Viburnum rafinesquianum (Downy Arrow-wood)
|Also known as:|
|Life cycle:||perennial woody|
|Habitat:||part shade, shade, sun; dry to moist sandy or rocky soil; hardwood and mixed forest understory, thickets|
|Bloom season:||May - June|
|Plant height:||6 to 10 feet|
|Wetland Indicator Status:||none|
|MN county distribution (click map to enlarge):|
|National distribution (click map to enlarge):|
Pick an image for a larger view. See the glossary for icon descriptions.
Rounded flower clusters, ¾ to 2¼ inches across, at tips of one-year old branches. Flowers are creamy white, about ¼ inch across, bell to saucer-shaped with 5 broad, rounded lobes. In the center are 5 long, pale yellow-tipped stamens and a single style.
Leaves and stems:
Leaves are simple and opposite, the blades mostly egg-shaped, 1½ to 3 inches long, 1 to 2 inches wide, coarsely toothed, tapered to a point and rounded at the base, on a stalk 1/8 to ½ inch long. At the base of the stalk is a pair of slender, nearly thread-like appendages (stipules).
The upper surface is dark green with sparse hairs, lower surface paler and hairy, sometimes hairy just along the veins. Main stems are multiple from base, notably slender and straight, bark brownish gray to gray, mostly smooth though rougher at the base, the largest stems only 1 to 1¼ inch diameter.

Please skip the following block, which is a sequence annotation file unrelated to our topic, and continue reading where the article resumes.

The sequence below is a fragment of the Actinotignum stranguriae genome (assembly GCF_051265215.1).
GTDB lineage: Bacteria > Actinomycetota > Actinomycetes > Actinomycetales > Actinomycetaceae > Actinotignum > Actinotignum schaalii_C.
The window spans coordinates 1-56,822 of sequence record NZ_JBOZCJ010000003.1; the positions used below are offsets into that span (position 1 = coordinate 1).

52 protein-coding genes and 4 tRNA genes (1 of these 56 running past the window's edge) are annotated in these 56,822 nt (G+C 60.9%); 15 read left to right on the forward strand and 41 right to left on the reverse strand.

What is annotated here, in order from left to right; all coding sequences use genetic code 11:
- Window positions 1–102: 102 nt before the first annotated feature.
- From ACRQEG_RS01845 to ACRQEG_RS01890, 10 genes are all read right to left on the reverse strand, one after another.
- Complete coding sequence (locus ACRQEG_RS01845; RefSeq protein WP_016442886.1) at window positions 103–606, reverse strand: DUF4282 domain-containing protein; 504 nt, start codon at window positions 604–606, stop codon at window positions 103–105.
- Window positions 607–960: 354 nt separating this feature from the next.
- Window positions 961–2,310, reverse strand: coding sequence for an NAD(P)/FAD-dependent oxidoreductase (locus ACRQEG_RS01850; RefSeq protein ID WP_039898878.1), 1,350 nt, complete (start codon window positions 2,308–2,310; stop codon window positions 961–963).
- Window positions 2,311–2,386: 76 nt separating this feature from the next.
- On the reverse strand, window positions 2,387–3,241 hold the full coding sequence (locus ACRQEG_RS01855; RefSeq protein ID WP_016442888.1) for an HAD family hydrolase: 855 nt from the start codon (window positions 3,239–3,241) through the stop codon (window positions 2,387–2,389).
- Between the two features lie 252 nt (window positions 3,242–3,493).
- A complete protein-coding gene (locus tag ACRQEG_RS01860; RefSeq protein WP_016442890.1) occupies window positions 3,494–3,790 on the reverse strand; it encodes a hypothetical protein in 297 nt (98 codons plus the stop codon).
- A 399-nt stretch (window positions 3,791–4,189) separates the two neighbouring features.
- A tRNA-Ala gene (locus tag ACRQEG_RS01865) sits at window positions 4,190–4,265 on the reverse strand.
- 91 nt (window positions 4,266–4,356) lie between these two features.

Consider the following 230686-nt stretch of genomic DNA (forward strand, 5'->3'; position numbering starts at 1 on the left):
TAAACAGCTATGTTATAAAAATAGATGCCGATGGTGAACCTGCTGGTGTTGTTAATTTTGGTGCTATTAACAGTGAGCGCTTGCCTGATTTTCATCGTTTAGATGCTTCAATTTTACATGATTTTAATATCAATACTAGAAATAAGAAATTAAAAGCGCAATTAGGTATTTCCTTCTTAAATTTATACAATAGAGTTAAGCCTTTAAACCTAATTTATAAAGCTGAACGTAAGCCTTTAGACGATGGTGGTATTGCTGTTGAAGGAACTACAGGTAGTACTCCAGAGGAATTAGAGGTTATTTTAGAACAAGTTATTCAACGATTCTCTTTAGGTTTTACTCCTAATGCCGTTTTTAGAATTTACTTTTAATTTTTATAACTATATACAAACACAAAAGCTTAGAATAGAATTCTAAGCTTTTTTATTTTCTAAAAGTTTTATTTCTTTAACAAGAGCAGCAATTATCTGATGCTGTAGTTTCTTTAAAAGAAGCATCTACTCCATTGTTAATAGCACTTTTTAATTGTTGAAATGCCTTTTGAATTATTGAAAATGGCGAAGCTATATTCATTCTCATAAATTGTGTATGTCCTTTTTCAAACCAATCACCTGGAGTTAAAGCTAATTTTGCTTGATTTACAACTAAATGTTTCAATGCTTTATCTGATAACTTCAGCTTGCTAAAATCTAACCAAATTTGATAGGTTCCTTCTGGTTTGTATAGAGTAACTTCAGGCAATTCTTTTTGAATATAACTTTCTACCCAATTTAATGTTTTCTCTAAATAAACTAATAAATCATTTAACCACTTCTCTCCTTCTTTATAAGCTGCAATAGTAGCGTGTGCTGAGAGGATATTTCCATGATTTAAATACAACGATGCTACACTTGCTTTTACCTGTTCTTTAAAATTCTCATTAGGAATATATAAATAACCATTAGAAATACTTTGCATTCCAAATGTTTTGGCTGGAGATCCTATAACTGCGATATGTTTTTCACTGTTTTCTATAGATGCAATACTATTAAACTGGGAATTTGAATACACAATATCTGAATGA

Downy Arrow-wood is common in forest understories and along woodland margins. In heavier shade it is somewhat sparse but in the open can form dense, shrubby thickets. It is similar to the Southern Arrow-wood (Viburnum dentatum), which is not native in Minnesota but more common as a landscape shrub and is generally larger with nearly hairless leaves, longer leaf stalks, heavier fruit clusters, and lacks the stipules at the base of the leaf stalk. As the common name suggests, both are noted or their narrow, straight stem that were preferred for making arrows by native Americans. There are two varieties of V. rafinesquianum, both found in Minnesota. While the differences are not always obvious, var. rafinesquianum has shorter leaf stalks and is more consistently hairy on the lower leaf surface, where in var. affine, the underside hairs are more restricted to the veins and the leaf stalks are consistently longer.
Please visit our sponsors
Native Plant Nurseries, Restoration and Landscaping Services ↓
- Downy Arrow-wood plant
- Downy Arrow-wood plant
- flowering branches
- scan of leaves
- pollinators: mining bee and long-horn beetle
Photos courtesy Peter M. Dziuk taken in Anoka and Becker counties, MN, and in North Dakota. Pollinator photos courtesy Heather Holm.
Have you seen this plant in Minnesota, or have any other comments about it?